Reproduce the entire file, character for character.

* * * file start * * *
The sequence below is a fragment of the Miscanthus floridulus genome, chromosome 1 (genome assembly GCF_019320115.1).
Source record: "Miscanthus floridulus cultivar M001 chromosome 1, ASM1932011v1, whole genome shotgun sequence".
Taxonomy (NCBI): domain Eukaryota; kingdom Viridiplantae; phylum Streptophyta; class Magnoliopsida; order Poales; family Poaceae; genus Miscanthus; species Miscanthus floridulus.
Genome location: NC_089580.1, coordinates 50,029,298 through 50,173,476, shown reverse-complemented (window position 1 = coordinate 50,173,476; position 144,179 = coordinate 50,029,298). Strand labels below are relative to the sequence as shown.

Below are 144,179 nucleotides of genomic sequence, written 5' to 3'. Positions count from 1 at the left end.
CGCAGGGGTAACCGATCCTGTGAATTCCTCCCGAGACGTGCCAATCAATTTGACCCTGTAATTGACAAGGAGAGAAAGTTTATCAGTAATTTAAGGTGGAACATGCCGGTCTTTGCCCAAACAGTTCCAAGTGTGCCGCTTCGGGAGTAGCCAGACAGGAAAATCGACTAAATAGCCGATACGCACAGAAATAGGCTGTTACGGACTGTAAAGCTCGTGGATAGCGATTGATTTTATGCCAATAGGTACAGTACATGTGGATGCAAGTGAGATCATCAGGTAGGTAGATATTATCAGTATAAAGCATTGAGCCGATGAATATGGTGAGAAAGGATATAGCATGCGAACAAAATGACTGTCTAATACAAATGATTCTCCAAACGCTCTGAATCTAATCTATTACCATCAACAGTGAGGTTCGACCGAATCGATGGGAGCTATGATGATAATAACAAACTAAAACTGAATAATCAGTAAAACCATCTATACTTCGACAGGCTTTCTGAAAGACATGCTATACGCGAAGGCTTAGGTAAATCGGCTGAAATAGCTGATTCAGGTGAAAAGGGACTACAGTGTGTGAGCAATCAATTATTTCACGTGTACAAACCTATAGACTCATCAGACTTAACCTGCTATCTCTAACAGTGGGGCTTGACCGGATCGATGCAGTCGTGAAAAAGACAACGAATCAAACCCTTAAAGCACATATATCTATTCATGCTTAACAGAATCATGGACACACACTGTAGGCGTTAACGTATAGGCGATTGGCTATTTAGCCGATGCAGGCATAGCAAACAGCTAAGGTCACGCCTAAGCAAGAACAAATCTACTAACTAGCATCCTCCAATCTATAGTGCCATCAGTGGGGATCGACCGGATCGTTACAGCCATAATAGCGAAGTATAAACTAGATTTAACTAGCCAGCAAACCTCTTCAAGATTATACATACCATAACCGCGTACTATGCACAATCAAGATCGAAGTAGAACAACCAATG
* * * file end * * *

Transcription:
The sequence below is a fragment of the Miscanthus floridulus genome, chromosome 1 (genome assembly GCF_019320115.1).
Source record: "Miscanthus floridulus cultivar M001 chromosome 1, ASM1932011v1, whole genome shotgun sequence".
Taxonomy (NCBI): domain Eukaryota; kingdom Viridiplantae; phylum Streptophyta; class Magnoliopsida; order Poales; family Poaceae; genus Miscanthus; species Miscanthus floridulus.
Genome location: NC_089580.1, coordinates 50,029,298 through 50,173,476, shown reverse-complemented (window position 1 = coordinate 50,173,476; position 144,179 = coordinate 50,029,298). Strand labels below are relative to the sequence as shown.

Below are 144,179 nucleotides of genomic sequence, written 5' to 3'. Positions count from 1 at the left end.
CGCAGGGGTAACCGATCCTGTGAATTCCTCCCGAGACGTGCCAATCAATTTGACCCTGTAATTGACAAGGAGAGAAAGTTTATCAGTAATTTAAGGTGGAACATGCCGGTCTTTGCCCAAACAGTTCCAAGTGTGCCGCTTCGGGAGTAGCCAGACAGGAAAATCGACTAAATAGCCGATACGCACAGAAATAGGCTGTTACGGACTGTAAAGCTCGTGGATAGCGATTGATTTTATGCCAATAGGTACAGTACATGTGGATGCAAGTGAGATCATCAGGTAGGTAGATATTATCAGTATAAAGCATTGAGCCGATGAATATGGTGAGAAAGGATATAGCATGCGAACAAAATGACTGTCTAATACAAATGATTCTCCAAACGCTCTGAATCTAATCTATTACCATCAACAGTGAGGTTCGACCGAATCGATGGGAGCTATGATGATAATAACAAACTAAAACTGAATAATCAGTAAAACCATCTATACTTCGACAGGCTTTCTGAAAGACATGCTATACGCGAAGGCTTAGGTAAATCGGCTGAAATAGCTGATTCAGGTGAAAAGGGACTACAGTGTGTGAGCAATCAATTATTTCACGTGTACAAACCTATAGACTCATCAGACTTAACCTGCTATCTCTAACAGTGGGGCTTGACCGGATCGATGCAGTCGTGAAAAAGACAACGAATCAAACCCTTAAAGCACATATATCTATTCATGCTTAACAGAATCATGGACACACACTGTAGGCGTTAACGTATAGGCGATTGGCTATTTAGCCGATGCAGGCATAGCAAACAGCTAAGGTCACGCCTAAGCAAGAACAAATCTACTAACTAGCATCCTCCAATCTATAGTGCCATCAGTGGGGATCGACCGGATCGTTACAGCCATAATAGCGAAGTATAAACTAGATTTAACTAGCCAGCAAACCTCTTCAAGATTATACATACCATAACCGCGTACTATGCACAATCAAGATCGAAGTAGAACAACCAATG